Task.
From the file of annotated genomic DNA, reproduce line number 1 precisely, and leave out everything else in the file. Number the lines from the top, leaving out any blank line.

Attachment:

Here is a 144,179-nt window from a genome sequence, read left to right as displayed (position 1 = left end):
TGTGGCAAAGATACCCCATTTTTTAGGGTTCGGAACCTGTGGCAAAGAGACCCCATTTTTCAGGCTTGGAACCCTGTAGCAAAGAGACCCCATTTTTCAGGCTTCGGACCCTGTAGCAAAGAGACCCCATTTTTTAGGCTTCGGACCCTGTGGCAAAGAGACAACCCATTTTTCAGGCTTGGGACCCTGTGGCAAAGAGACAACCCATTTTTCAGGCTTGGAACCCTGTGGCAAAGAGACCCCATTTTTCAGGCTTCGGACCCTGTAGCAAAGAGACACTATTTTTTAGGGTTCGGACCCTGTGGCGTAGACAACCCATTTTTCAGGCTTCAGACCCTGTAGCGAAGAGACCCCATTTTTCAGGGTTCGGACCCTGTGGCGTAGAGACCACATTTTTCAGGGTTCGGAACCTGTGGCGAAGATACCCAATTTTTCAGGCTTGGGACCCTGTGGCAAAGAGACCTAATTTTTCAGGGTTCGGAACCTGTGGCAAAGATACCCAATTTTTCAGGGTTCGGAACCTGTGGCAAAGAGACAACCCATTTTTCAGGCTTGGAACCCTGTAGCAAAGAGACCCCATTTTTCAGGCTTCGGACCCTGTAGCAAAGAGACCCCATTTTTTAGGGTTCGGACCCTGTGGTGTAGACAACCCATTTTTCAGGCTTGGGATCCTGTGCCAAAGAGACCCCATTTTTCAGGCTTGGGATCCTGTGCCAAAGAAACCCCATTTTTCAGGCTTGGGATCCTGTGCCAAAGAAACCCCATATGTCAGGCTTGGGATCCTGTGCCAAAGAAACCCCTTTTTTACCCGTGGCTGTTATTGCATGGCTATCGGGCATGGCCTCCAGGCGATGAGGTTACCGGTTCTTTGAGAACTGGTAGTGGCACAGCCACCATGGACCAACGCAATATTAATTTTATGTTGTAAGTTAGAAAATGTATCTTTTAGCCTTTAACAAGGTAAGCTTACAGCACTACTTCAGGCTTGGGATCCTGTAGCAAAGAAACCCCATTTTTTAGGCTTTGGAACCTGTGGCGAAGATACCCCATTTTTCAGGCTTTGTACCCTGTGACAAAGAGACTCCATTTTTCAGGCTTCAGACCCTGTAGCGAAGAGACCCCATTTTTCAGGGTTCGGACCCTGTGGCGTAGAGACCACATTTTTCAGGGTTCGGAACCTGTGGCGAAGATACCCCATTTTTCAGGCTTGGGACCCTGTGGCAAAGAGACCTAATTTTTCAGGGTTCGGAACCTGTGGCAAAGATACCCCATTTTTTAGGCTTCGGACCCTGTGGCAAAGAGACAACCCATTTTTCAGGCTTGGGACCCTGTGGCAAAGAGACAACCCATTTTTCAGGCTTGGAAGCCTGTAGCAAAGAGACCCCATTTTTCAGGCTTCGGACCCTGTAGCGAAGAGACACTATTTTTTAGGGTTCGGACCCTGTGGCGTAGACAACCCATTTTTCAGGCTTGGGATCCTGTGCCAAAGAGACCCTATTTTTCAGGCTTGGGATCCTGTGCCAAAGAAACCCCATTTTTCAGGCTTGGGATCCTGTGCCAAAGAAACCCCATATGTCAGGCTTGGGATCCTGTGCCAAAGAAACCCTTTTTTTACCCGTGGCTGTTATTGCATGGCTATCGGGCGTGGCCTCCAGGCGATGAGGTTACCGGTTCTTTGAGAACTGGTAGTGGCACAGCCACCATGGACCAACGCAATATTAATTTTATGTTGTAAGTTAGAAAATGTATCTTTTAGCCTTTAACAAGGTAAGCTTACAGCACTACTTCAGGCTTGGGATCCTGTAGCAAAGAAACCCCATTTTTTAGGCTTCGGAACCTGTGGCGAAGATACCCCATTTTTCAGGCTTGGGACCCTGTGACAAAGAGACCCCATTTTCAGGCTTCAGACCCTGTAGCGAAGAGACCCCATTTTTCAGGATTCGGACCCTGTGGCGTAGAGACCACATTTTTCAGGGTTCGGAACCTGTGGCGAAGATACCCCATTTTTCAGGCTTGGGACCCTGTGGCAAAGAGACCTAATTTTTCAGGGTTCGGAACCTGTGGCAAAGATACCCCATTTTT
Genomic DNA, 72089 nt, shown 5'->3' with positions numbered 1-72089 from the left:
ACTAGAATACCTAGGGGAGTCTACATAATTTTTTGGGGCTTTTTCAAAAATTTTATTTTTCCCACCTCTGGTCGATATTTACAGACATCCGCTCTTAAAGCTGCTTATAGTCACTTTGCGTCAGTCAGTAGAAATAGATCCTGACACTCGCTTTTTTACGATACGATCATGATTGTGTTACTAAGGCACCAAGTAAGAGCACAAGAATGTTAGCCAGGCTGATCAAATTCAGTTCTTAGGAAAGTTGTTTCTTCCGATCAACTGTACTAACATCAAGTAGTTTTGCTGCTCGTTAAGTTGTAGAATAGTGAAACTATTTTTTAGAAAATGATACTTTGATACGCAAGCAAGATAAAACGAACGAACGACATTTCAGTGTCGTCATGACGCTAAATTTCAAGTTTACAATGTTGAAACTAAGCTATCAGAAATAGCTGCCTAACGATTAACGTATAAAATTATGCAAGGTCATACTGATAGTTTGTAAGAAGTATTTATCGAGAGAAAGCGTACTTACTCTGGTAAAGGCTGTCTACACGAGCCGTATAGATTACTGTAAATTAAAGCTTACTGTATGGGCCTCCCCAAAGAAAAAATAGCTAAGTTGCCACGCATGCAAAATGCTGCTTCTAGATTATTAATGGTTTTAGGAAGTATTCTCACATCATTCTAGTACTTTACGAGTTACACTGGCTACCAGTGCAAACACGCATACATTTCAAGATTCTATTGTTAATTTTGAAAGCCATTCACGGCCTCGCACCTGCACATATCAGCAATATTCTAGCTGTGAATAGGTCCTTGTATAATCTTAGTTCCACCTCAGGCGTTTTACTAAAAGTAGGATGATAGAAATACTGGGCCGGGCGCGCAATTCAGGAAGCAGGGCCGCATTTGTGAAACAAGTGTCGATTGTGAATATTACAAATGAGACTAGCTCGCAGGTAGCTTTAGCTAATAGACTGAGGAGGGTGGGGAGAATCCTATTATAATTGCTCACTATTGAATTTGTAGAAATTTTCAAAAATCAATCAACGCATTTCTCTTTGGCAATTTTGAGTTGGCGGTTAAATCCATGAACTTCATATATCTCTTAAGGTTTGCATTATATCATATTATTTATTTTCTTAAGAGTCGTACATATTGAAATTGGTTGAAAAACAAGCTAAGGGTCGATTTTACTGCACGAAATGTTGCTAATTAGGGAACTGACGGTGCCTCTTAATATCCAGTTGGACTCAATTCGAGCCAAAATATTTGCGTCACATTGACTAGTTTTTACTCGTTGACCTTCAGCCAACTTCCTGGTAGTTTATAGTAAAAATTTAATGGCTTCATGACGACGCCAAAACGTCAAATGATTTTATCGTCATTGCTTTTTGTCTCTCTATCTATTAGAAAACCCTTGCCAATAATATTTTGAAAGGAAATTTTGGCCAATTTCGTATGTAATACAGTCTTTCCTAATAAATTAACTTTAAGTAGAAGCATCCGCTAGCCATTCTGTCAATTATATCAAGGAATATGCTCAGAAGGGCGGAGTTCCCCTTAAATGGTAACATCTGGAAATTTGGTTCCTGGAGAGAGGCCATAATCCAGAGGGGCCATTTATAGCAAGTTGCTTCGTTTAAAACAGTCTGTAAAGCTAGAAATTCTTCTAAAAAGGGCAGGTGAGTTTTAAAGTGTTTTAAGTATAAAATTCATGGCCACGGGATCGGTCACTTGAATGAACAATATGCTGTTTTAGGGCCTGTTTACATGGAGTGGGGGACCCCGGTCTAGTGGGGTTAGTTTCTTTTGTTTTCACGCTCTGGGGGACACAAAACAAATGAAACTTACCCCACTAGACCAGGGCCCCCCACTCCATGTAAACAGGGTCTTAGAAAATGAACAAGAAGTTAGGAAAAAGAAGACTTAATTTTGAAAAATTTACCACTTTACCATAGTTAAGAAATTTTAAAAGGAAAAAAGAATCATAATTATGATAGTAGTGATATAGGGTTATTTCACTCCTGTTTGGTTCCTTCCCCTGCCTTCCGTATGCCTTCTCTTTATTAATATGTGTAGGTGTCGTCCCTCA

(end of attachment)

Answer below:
Here is a 144,179-nt window from a genome sequence, read left to right as displayed (position 1 = left end):